Butanol and Ethanol Production from D-glucose in a Fixed-Film Fluidized Bed Clostridium acetobutylicum Biological Reactor
Sislo, Erin Elizabeth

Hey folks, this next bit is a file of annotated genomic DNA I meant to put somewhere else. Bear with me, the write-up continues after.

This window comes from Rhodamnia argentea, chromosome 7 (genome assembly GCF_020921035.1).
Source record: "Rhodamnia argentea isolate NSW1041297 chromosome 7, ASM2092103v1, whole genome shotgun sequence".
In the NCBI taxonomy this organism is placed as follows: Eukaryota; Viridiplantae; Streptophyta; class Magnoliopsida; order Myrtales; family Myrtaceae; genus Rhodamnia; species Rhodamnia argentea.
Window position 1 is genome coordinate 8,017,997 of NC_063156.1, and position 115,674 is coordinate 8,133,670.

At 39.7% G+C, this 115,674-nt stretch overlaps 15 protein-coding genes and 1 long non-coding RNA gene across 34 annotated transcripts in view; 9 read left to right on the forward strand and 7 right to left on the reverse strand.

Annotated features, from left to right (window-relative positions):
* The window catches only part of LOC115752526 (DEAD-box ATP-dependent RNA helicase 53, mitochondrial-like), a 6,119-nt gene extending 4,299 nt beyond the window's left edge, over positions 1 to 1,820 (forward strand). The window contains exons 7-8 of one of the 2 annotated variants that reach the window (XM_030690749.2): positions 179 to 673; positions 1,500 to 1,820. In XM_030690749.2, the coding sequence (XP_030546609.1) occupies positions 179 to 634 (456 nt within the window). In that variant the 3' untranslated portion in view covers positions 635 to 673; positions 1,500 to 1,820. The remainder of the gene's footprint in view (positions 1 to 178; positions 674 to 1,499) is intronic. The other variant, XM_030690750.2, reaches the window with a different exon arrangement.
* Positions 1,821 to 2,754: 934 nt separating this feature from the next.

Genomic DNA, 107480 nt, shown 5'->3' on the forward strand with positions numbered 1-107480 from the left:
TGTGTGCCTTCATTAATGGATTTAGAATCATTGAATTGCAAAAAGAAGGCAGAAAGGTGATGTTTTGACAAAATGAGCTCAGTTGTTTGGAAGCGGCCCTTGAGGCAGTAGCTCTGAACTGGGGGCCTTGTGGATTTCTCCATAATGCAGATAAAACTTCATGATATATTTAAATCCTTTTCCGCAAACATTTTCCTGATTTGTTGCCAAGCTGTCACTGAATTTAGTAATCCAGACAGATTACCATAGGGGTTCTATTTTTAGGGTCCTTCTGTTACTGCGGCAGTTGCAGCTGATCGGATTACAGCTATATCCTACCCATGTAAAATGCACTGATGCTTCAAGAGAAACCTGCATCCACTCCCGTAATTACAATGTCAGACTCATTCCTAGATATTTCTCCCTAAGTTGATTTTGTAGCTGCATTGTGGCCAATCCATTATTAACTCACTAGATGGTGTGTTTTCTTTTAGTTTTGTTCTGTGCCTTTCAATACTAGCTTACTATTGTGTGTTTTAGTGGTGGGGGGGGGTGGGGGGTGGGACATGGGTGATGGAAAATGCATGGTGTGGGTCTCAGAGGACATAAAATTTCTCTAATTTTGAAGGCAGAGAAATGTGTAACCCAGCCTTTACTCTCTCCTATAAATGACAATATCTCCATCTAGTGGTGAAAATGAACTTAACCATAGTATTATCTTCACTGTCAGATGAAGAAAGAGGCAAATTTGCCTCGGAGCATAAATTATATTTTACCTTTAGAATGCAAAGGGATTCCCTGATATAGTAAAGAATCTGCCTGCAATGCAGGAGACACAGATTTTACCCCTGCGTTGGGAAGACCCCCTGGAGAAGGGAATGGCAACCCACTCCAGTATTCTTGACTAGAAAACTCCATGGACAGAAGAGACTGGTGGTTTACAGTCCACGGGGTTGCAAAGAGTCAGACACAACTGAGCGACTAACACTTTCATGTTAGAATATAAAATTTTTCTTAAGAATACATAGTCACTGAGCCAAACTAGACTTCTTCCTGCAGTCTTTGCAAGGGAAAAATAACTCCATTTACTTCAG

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The development of biologically created fuel is proving to be not only an environmentally conscious research path but also a commercially viable means of production due to abundant lignocellulosic biomasses and carbohydrates. Fermentation is an environmentally conscious and economical process that can be used biologically, through bacterium or fungi driven digestion, to create high-value fuels such as butanol and ethanol. Clostridium acetobutylicum is able to digest D-glucose and favor the production of butanol at a high rate under anaerobic conditions, while yeast is able to digest D-glucose with the simultaneous production of ethanol under anaerobic conditions. By creating a fixed film fluidized bed biological reactor with either of these microorganisms, a biologically created fuel can be produced through fermentation on a continuous basis. A fixed film fluidized bed biological reactor was chosen as the continuous reactor for this experimental testing because it allows the reaction, or in this case digestion, to occur over a length of the reactor, rather than only in a particular area, allowing for high efficiency. Based on a theoretical model previously developed for an aerobic system, an anaerobic microorganism was tested to determine if a fixed film could be formed during fluidization in a reactor column. It was determined that the anaerobic bacteria, Clostridium acetobutylicum, was unable to form this structure under the high flow rate conditions needed for particle fluidization; however, yeast cells were able to form this biological layer under the described conditions in the fluidized reactor. The theoretical model, developed previously, was then tested and verified on the anaerobic fungi system by forming a fixed film on the particles present in the fluidized bed reactor. During the digestion of D-glucose, biomass accumulation of the fungi occurred due to the growth of the fungi in a nutrient-rich environment. A manual scouring method was used and demonstrated to be effective; but, the method was not time efficient due to the constant growth of the fungi under conditions of the consistent nutrient flow.